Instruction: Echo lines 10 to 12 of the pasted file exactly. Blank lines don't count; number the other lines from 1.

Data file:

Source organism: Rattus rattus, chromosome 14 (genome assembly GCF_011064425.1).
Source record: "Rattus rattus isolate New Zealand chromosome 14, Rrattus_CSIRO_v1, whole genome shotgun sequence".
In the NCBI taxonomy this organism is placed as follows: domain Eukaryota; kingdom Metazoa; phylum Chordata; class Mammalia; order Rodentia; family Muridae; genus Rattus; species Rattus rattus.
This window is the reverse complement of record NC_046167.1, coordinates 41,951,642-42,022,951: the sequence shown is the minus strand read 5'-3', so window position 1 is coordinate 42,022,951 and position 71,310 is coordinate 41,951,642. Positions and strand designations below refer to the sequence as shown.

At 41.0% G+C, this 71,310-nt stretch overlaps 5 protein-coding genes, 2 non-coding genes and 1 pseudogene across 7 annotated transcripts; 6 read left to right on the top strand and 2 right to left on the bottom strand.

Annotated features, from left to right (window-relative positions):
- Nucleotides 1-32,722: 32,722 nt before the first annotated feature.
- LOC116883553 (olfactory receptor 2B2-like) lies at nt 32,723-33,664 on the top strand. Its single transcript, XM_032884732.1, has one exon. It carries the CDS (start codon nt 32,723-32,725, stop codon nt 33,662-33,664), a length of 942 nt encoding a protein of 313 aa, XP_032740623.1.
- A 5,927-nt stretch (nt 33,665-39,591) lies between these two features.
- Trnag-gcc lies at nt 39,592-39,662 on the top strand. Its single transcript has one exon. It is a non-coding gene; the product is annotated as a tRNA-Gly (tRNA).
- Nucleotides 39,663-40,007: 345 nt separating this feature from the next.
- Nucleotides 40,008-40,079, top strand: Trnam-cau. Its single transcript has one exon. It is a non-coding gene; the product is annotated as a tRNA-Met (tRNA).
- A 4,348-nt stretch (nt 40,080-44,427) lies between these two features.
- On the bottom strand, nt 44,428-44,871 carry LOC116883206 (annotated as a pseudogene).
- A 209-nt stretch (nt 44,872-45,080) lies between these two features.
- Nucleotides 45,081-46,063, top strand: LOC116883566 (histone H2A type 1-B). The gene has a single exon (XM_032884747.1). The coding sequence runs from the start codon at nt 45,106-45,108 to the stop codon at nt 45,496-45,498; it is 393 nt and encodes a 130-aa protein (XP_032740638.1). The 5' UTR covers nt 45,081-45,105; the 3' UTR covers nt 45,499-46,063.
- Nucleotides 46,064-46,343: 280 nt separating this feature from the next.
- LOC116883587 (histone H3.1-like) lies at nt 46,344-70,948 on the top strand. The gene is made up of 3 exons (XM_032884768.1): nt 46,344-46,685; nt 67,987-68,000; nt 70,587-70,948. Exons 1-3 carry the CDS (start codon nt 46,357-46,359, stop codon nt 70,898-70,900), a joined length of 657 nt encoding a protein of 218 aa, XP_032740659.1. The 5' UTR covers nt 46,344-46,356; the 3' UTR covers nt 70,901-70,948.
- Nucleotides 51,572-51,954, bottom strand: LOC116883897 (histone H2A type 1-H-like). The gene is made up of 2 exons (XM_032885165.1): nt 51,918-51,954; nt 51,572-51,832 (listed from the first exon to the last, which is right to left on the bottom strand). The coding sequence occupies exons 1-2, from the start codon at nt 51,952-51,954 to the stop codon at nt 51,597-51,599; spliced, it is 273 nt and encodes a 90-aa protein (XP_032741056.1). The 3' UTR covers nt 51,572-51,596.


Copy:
- Trnag-gcc lies at nt 39,592-39,662 on the top strand. Its single transcript has one exon. It is a non-coding gene; the product is annotated as a tRNA-Gly (tRNA).
- Nucleotides 39,663-40,007: 345 nt separating this feature from the next.
- Nucleotides 40,008-40,079, top strand: Trnam-cau. Its single transcript has one exon. It is a non-coding gene; the product is annotated as a tRNA-Met (tRNA).